Day 2 will see the peloton ride 106.5 kilometers from Villasmius to Tortoli, taking in a few small rises on along the way. There is just one classified climb on this slightly undulating day the 1.5k Castiadas, which comes just six kilometers into the day and averages 5.2 percent with a maximum gradient of 9.2 percent. It may help a breakaway get away but it’s probably too early into the stage to be overly defining.
The final stage on Sardinia will, as it did on day two, take the riders along the coast where crosswinds could play a factor if the conditions are right. The 113.4km day starts with a long downhill section from Dorgali that should make it a fast start to the day. After that, there’s not too much to trouble the riders and it should be a bunch sprint at the finish.
After a rest day, the Giro will be on the far side of Italy in the Emilia Romagna region with an out and back stage from Cesena. The stage distances keep growing and this one is 120km and takes in three classified climbs.
The second category Colle del Barbotto, which comes just after the halfway point of the stage, is the toughest of the day’s ascents. It is less than five kilometers long, but it averages 8.2 percent and hits a maximum gradient of 16.2 percent. The race is likely to break up here and some riders will have a long chase to get back on before the finish.
Moving north, stage 5 takes the riders 126km from Carpi to Reggio Emilia. With just a few undulations to speak of, it’s bound to be another day for the sprinters.
The race continues to move northwest as it enters the second half with stage 6 taking the riders 114.7km from Sarnico to Bergamo. The day will begin with five laps of a circuit that features the third-category San Pantaleone, a 1.8km climb that maxes out at 8.3 percent.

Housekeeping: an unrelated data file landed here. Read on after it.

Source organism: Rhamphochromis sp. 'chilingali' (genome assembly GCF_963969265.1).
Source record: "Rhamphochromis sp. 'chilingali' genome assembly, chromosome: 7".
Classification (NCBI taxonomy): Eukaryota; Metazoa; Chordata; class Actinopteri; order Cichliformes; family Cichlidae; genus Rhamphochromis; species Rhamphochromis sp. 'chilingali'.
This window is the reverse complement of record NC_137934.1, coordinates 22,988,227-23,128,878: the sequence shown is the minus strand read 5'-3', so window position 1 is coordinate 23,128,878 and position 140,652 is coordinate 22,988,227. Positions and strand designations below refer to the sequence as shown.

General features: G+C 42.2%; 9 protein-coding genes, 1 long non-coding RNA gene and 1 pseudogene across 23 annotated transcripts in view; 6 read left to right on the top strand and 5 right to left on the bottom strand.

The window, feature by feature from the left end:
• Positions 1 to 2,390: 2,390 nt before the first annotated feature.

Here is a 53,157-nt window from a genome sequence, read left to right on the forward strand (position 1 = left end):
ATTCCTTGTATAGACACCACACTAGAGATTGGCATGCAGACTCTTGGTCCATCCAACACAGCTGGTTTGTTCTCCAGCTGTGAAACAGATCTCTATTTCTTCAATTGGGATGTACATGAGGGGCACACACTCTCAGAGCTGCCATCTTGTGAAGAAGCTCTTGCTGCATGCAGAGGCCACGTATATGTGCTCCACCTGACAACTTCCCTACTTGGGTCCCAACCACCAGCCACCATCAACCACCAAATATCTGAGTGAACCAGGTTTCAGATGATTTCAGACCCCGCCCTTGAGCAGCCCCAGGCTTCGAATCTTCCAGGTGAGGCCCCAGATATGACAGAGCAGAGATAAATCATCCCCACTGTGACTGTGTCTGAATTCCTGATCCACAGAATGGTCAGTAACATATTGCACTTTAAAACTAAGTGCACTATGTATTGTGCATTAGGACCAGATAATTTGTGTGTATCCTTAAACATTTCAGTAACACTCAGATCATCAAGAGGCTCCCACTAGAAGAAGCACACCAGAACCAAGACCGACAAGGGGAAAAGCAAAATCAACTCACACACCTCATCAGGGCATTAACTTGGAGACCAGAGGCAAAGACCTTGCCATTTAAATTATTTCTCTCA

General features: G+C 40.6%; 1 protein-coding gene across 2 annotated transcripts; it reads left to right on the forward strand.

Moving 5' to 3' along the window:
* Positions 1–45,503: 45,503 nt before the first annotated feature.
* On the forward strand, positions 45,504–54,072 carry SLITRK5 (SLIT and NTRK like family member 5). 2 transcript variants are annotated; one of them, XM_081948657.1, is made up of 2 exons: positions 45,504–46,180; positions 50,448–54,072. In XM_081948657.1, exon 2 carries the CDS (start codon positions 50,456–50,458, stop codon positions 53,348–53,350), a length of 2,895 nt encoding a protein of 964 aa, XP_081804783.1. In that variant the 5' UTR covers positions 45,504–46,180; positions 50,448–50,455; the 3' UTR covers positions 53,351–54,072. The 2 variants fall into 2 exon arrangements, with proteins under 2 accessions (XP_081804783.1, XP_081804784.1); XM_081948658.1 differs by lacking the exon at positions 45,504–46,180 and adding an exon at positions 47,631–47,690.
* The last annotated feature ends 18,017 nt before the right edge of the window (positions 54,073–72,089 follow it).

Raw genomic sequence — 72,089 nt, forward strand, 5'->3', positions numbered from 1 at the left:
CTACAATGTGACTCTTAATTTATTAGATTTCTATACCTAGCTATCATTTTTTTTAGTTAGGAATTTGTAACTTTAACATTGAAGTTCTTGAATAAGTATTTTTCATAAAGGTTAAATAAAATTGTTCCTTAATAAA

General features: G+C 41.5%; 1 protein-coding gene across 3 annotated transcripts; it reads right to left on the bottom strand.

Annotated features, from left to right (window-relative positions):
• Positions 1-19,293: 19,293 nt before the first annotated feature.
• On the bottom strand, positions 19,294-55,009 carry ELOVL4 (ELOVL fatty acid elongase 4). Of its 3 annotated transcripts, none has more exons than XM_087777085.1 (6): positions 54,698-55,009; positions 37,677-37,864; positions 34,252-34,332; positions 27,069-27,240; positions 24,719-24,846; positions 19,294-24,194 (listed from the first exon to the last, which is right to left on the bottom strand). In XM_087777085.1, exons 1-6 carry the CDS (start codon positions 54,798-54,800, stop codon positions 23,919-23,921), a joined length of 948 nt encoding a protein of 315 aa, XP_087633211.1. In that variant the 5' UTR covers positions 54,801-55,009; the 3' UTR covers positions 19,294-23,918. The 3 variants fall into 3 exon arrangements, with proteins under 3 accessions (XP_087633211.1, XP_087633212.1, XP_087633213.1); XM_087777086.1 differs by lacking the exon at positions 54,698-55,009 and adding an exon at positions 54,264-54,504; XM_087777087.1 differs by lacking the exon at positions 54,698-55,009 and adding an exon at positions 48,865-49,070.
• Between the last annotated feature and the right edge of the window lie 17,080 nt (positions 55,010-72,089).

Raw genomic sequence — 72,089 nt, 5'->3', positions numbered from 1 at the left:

While it’s not the toughest of climbs, the repeated ascents will whittle down the group and it could be a day for a breakaway. The unclassified Porta di San Lorenzo shortly before the finish will be something to be cautious of.
The first major mountain day comes on stage 7 with a 112km ride from Prevalle to Passo Maniva. While it’s not one of the better-known ascents in Italy, it packs a punch and should see some big shifts in the overall classification. Once again, the day starts with some circuits before it heads out in search of the mountaintop finish.
The Passo Maniva is just shy of 10 kilometers long and has an average gradient of 7.8 percent with a maximum of 13.5 percent. The summit sits comfortably over 1,700 meters and will be one of the highest finishes on the 2022 calendar.
Stage 8 from Rovereto to Aldeno is one of the shortest road stages in this year’s race at 104.7km but it packs in some good climbing with the second categorie Passo Bordala and Lago di Cei coming in the second half of the stage. This could be another good chance for a breakaway to get up the road.
The peloton returns back into the mountains for stage 9, undoubtedly the queen stage of the race. Setting off from San Michele All’Adige, it travels 112.8km to San Lorenzo Dorsino and takes in three classified climbs along the way.
First is the second category Fai della Paganelle, an 11km ascent that averages 6.3 percent with a peak of 11.3 percent, and it is followed by the cat. 2 Passo Duron, which is 10km long and averages 5.6 percent with a maximum of 10.6 percent.
As the race crests the Duron, it will be just passed the halfway point of the stage with one more climb to do. The final climb of the day is the Passo Daone, which tops out around 26km from the finish.
Though it is smaller than the Maniva, it has the honor of being the Cima Coppi of the race. The Daone is just over six kilometers long but it averages a challenging 10.9 percent with a leg-sapping maximum of 18.1 percent. There’s a long descent followed by an undulating road to the finish line that could make life difficult for anyone who goes clear on the Daone.
The final stage brings the riders from Abano Terme to Padova in just 90 kilometers. Though there is one classified climb near the start of the day it should be another chance for the sprinters to take victory.